The Pediatric Rheumatology Tissue Repository (PRTR), a funded component of a PSO rheumatic disease core center, assists local and national investigators in specimen collection, processing, storage and distribution of biospecimens for rheumatic diseases-related studies. The principal functions of this core are: ? To collect, process and maintain biological specimens from patients with pediatric rheumatological and related musculoskeletal conditions as well as from relevant control populations for research purposes. Samples collected include blood, urine, synovial fluid, synovial tissue, hair and saliva. Products derived from these collections are suitable for genetic, genomic, proteomic, immunologic function and biomarker studies. ? To optimize the availability and potential for use of sample collections. Collection, processing and storage practices are optimized to meet current and future study needs and when possible standardized to be consistent with other national and international efforts. ? To provide high quality samples in an appropriate format for investigators conducting IRB-approved basic and translational studies in pediatric rheumatologic disease. Informatics solutions for sample storage documentation will allow accurate and appropriate use. Current systems have been optimized to allow information relative to consent, source of collection (study, extemal site, type of sample, etc), and specifics of handling/processing as well as prior use to be considered when accessing samples. Established practices of the PRTR for sample collection, processing shipping and training of clinical site personnel ensure that the scope of specimens needed for translational research projects are available. Thus, this unique resource is important to enabling definitive genomic and biological studies necessary to understand and define childhood rheumatic diseases.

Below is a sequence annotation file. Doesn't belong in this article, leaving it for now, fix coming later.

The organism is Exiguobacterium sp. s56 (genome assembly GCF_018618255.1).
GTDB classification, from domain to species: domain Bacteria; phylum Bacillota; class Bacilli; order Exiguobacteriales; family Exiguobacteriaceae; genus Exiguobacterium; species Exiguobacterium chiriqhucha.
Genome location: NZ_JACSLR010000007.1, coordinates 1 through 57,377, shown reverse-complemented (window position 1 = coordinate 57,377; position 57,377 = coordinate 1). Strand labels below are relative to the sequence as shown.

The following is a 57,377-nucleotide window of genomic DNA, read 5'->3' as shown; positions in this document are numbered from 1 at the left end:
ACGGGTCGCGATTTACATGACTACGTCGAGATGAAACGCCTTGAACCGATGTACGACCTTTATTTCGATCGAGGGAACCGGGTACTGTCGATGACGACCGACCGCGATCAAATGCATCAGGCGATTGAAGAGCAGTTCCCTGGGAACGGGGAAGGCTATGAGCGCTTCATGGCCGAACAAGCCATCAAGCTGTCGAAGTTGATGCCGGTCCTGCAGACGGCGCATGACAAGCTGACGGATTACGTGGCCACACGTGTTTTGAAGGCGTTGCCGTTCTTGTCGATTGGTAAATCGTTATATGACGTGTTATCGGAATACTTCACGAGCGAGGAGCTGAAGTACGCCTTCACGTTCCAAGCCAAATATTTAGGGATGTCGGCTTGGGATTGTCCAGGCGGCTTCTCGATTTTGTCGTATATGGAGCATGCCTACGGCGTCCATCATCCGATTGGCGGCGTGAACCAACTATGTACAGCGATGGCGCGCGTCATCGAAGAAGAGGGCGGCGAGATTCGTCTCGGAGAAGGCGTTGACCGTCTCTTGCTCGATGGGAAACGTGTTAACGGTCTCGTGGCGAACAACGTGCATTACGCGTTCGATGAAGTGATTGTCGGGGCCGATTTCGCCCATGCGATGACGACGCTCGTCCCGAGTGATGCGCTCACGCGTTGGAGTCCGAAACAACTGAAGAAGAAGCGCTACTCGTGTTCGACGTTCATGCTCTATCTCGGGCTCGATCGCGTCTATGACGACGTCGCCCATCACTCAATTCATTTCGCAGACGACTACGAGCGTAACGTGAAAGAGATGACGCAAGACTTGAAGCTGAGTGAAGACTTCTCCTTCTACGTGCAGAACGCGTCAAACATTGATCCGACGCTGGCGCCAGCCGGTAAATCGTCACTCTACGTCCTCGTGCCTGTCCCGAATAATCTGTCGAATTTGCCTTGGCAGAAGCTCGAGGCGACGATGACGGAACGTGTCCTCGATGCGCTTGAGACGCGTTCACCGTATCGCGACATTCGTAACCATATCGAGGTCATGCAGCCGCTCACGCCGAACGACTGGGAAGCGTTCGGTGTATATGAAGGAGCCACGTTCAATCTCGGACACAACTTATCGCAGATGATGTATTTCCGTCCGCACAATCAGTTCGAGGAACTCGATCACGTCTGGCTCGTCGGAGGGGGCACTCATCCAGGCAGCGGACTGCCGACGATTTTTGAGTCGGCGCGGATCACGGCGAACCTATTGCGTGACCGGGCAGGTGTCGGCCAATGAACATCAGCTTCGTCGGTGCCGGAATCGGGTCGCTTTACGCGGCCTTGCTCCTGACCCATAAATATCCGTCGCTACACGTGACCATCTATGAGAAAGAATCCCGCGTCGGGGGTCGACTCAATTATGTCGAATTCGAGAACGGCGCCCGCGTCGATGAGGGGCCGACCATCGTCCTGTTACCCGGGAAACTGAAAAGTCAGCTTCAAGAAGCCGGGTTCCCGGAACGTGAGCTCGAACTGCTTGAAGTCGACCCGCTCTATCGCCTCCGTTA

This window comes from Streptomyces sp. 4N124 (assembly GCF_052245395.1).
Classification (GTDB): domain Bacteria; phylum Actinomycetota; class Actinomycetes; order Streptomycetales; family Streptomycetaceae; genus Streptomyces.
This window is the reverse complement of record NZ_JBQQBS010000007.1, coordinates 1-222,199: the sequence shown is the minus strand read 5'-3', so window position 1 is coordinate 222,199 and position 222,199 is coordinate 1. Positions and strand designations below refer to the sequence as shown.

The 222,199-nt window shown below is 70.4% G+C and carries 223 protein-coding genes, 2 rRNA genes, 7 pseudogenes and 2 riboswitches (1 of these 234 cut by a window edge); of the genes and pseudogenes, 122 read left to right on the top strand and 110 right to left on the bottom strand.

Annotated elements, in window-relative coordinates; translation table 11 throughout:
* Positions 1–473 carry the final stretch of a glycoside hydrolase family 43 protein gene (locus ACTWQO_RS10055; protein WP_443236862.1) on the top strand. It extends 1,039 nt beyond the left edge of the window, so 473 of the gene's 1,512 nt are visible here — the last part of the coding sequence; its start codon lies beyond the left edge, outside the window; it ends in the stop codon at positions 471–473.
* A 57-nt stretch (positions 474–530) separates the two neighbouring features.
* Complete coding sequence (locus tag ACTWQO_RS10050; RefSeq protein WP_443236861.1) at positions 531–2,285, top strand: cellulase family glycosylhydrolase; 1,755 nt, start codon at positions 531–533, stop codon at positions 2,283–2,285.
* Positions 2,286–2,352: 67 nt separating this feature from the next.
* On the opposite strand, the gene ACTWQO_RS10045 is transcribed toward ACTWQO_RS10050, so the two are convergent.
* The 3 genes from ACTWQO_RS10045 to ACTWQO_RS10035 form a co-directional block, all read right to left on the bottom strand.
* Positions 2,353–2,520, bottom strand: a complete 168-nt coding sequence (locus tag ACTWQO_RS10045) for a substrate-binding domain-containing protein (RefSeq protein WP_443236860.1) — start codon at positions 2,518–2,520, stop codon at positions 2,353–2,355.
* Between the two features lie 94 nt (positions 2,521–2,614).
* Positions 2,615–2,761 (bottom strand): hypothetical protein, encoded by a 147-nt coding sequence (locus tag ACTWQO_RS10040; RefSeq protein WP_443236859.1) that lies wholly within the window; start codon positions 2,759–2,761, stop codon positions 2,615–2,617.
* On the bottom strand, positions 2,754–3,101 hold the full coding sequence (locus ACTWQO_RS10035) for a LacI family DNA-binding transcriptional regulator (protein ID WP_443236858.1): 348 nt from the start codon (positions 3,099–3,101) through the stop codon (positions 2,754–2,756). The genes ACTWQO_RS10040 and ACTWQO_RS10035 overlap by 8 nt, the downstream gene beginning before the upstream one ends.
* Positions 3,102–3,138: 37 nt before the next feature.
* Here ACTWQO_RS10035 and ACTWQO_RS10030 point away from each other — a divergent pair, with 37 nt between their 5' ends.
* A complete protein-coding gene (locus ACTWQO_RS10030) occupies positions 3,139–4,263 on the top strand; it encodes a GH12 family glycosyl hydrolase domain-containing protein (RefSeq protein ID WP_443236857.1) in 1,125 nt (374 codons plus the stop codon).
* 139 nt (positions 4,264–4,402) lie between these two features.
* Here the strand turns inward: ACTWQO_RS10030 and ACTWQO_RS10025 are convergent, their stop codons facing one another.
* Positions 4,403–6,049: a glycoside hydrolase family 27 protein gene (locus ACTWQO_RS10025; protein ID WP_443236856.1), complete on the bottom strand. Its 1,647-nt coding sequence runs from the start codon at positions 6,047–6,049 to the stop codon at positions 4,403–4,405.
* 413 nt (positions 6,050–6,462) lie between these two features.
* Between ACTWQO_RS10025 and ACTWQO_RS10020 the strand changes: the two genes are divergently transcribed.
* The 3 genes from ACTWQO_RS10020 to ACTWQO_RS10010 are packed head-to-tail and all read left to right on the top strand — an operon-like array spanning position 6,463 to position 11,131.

Established practices of the PRTR for sample collection, processing shipping and training of clinical site personnel ensure that the scope of specimens needed for translational research projects are available. Thus, this unique resource is important to enabling definitive genomic and biological studies necessary to understand and define childhood rheumatic diseases.
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